Hello and welcome to my moth Blog. I now reside in a small village in East Cambridgeshire called Fordham. My Blog's aim is to promote and encourage others to participate in the wonderful hobby that is Moth-trapping.
Moth records are vital for building a picture of our ecosystem around us, as they really are the bottom of the food chain. They are an excellent early indicator of how healthy a habitat is. I openly encourage people to share their findings via social media platforms such as Facebook, Twitter & Instagram.
So why do we do it? well for some people it is to get an insight into the world of Moths, for others it is to build a list of species much like 'Twitching' in the Bird world. The reason I do it....you just never know what you might find when you open up that trap! I hope to show what different species inhabit Cambridgeshire and neighbouring counties.
On this Blog you will find up-to-date records and pictures.
I run a trap regularly in my garden and also enjoy doing field trips to various localities over several different counties.
Please also check out the links in the sidebar to the right for other people's Blogs and informative Websites.
Thanks for looking and happy Mothing!


NFY = New Species For The Year
NFG = New Species For The Garden
NEW! = New Species For My Records

Any Species highlighted in RED signifies a totally new species for my records.

If you have any questions or enquiries then please feel free to email me
Contact Email : bensale@rocketmail.com

My Latest Notables and Rarities

Friday 29 October 2021

Latest from the moth trap - 28/10/21 - Fordham Garden

As October draws to a close, moths are still very much on the wing, albeit in vastly reduced numbers now. The warm wind doth blow, but it's strength has been the issue.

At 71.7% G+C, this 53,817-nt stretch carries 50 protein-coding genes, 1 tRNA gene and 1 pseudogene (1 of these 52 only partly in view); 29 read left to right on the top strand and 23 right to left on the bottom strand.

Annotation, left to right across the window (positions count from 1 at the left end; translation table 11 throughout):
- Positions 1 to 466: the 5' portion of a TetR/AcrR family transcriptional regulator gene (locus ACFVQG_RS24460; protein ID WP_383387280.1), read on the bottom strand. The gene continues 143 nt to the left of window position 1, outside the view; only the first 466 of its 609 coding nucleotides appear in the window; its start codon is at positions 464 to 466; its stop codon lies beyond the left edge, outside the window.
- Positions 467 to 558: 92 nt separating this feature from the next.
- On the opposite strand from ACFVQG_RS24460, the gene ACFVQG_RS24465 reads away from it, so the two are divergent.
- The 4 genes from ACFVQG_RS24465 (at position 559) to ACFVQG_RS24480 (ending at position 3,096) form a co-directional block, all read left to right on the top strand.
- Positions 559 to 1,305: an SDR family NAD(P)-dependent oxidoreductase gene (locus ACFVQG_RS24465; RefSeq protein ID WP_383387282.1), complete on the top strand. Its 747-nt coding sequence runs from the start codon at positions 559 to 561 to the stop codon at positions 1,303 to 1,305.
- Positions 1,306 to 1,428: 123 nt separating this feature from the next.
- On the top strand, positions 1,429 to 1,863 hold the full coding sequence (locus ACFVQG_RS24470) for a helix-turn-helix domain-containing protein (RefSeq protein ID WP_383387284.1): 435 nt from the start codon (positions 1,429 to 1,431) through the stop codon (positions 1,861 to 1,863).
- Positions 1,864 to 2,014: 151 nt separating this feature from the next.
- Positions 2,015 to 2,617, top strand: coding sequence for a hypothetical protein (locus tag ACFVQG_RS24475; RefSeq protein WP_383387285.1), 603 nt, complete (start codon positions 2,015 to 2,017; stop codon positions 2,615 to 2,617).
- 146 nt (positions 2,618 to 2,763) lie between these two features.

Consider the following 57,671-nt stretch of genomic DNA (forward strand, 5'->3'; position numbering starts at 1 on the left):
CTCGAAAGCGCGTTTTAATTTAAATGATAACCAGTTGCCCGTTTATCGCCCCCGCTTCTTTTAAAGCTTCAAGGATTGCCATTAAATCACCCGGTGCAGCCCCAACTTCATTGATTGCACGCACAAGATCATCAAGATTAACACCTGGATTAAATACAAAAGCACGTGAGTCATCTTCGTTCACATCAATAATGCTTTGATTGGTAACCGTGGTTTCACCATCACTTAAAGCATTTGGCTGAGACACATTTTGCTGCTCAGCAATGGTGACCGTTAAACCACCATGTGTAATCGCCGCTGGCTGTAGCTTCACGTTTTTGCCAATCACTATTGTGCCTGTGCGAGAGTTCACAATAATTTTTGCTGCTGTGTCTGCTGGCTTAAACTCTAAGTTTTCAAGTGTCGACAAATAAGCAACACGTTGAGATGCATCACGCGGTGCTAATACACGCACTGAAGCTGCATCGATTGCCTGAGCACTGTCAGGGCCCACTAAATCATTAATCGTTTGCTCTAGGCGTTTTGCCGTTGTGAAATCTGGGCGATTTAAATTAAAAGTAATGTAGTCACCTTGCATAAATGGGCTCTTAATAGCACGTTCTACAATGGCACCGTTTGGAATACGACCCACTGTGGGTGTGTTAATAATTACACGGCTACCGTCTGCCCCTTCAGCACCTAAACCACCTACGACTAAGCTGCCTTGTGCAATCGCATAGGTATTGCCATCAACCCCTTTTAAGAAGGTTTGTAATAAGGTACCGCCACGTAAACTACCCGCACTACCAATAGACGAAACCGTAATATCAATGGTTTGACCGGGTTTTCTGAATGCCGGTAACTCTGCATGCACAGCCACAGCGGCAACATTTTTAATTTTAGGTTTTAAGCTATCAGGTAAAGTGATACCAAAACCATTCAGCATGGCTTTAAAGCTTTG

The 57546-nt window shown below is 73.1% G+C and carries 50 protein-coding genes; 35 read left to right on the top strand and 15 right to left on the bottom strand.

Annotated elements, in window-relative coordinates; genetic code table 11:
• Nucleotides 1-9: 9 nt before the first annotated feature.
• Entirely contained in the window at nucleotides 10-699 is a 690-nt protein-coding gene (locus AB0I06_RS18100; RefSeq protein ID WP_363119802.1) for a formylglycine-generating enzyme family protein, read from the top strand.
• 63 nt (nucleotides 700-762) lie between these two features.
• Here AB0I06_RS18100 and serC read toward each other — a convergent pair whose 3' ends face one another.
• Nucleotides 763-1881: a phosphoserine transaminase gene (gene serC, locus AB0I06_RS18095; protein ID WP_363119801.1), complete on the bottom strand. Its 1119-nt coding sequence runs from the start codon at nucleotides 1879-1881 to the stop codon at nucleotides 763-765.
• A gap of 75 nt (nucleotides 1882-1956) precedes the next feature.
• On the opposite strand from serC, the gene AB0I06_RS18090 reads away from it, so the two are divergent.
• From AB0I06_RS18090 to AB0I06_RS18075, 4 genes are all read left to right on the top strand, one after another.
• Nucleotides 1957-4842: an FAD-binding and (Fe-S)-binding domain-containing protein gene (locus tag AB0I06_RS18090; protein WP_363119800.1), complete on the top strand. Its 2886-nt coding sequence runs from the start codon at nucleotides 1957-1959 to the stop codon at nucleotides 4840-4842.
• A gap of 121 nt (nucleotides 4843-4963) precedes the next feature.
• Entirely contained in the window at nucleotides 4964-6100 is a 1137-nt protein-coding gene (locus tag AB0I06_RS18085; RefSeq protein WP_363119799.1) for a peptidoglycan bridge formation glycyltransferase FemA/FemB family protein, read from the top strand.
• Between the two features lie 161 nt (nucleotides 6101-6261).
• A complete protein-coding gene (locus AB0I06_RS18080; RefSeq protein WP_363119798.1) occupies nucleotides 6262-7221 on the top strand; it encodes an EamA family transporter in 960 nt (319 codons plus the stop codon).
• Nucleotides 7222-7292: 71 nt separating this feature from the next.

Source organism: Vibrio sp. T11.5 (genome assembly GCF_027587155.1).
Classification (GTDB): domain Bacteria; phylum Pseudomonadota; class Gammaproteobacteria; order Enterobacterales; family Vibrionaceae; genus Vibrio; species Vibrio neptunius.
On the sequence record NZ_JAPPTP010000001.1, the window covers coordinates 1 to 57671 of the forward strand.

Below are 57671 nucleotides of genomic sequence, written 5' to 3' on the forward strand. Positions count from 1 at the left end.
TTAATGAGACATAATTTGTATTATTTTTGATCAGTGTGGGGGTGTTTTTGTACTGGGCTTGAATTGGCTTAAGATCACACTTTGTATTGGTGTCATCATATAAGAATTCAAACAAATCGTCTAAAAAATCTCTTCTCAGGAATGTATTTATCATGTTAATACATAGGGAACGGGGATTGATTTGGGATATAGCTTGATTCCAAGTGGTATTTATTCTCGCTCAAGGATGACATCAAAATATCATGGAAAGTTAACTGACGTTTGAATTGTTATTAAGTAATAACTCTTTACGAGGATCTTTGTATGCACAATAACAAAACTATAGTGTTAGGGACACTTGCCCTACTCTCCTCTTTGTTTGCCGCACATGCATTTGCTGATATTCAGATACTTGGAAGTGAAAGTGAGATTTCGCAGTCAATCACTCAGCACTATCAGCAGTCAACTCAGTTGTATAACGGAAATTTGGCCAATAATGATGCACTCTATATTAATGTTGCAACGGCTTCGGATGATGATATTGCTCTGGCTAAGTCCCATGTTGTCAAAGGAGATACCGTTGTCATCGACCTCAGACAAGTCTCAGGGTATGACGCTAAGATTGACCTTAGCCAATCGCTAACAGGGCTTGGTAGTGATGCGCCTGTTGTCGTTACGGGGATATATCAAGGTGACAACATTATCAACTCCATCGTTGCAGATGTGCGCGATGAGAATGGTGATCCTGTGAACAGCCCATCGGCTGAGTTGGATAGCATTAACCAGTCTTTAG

This morning there were only 10 moths in and around the trap, being off work today and whilst photographing some of last night's specimens I had a scour around the fence panels and added a couple more.
A tentative small Epirrita species with a slight hunch to it's shoulder's was retained and dissected, to then realise that it's a Female (Graeme, GRAEME I NEED HELP!) i'll be sending it to Graeme Smith next week. 
Sprawler was new for the garden, found 5 feet away from the trap on the lawn, then a second one was found on the house wall. 
Large Wainscots have been abundant here with easily 100 recorded over the last two months, and still they come, a large Female last night.
And a cracking form of Beaded Chestnut was great to see, almost reminiscent of the colour of Flounced Chestnut.

Moth garden list stands at 216 species.

28/10/21 - Back Garden - Fordham - East Cambridgeshire - Actinic Trap
Macro Moths
Sprawler 2 [NFG]
Beaded Chestnut 2
Feathered Thorn 1
Green-brindled Crescent 1
Large Wainscot 1
November Moth sp 1 [TBC]
Red-green Carpet 1

Micro Moths 
Agonopterix alstromeriana 1
Emmelina monodactyla 1
Epiphyas postvittana 4
Beaded Chestnut

A Bead of water on a Beaded Chestnut

Beaded Chestnut

Epirrita sp


Large Wainscot


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